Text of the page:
boats leaving harbour st helier jersey Eric Hall photo September 2021A little further around to the west there’s a really good view of several boats leaving the harbour at St Helier.

The one on the extreme left of the image caught my eye. Blowing up the image as much as I could, I could see that it has some kind of winching gear on the stern, but it looks too big to be a trawler.

However, there was nothing arriving at or leaving the port round about that time that corresponded with a ship of this nature.

And then we have another couple of trawlers heading our way

trawler baie de mont st michel Granville Manche Normandy Eric Hall photo September 2021With nothing else going on over here (as if all of this isn’t enough) I went to have a closer look at Cap Fréhel, which I could see with my naked eye today, and then across the lawn and the car pary around to the end of the headland.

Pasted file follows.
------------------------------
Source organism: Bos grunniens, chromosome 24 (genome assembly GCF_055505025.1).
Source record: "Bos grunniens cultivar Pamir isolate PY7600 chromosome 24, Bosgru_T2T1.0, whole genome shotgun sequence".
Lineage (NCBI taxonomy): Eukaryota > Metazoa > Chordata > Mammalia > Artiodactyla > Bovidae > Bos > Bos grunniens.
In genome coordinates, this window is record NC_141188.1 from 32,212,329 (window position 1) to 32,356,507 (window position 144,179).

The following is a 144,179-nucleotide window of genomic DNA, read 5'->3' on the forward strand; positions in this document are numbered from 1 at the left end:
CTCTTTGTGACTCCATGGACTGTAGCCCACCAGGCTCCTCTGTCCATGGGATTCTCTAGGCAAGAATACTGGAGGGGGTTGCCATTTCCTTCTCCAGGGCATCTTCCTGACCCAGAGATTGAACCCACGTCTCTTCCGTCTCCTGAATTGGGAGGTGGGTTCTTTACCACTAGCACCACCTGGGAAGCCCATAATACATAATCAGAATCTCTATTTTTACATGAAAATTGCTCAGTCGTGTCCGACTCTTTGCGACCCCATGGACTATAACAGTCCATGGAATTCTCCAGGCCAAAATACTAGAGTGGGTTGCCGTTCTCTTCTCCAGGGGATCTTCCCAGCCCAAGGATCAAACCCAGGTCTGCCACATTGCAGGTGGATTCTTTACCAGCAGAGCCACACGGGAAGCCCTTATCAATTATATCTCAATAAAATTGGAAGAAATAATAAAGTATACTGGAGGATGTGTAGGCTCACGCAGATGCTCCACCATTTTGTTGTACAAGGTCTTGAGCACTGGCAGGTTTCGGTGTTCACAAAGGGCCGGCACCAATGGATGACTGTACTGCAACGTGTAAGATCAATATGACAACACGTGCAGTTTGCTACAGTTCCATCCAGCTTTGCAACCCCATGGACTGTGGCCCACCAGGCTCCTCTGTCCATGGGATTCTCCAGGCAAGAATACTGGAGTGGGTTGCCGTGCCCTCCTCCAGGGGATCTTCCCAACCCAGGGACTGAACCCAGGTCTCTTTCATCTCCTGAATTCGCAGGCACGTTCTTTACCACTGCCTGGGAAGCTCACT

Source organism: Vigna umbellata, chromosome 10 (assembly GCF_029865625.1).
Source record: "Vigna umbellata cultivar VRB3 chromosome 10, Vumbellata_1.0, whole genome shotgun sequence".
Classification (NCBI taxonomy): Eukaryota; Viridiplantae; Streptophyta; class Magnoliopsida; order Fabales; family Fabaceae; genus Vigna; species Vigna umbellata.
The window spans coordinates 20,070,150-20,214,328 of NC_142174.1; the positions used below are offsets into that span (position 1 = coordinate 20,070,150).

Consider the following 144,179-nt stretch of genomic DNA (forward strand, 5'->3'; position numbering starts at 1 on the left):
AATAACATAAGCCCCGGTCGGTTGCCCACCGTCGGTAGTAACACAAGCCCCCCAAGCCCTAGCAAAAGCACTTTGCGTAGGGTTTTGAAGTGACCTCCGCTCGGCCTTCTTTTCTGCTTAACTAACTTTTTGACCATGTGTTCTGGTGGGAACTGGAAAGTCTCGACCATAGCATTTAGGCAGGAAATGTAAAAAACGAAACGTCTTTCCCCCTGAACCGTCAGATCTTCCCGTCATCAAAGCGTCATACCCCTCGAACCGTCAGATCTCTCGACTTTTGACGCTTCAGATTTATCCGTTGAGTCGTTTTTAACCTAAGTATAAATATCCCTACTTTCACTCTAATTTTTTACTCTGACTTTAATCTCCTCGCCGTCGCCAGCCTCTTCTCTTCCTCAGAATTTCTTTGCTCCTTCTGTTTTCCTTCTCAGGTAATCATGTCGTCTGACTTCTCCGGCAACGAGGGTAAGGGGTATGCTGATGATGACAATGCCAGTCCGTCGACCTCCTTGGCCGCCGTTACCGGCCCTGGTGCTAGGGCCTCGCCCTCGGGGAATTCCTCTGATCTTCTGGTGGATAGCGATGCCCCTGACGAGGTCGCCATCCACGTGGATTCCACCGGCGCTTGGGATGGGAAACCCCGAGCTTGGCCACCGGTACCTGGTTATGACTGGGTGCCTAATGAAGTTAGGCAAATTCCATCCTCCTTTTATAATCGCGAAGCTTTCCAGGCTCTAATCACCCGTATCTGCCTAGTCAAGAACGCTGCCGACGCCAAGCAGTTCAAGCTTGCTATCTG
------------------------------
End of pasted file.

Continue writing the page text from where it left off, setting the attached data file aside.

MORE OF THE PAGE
In the past, I can’t recall having seen fishing boats working in the strait here between Granville and Cancale over in Brittany, but that all changed fairly recently when we noticed them starting to try to exploit this area. There’s a trawler out there this afternoon trying to see what it can pull up out of the sea bed.

As I have said before … “and on many occasions too” – ed … I wonder if this constant search for new fishing grounds is due to the issues over fishing rights further out in the Baie de Granville.

hotels baie de mont st michel Manche Normandy France Eric Hall photo September 2021A little earlier I mentioned how nice the weather was today and how clear the sky was.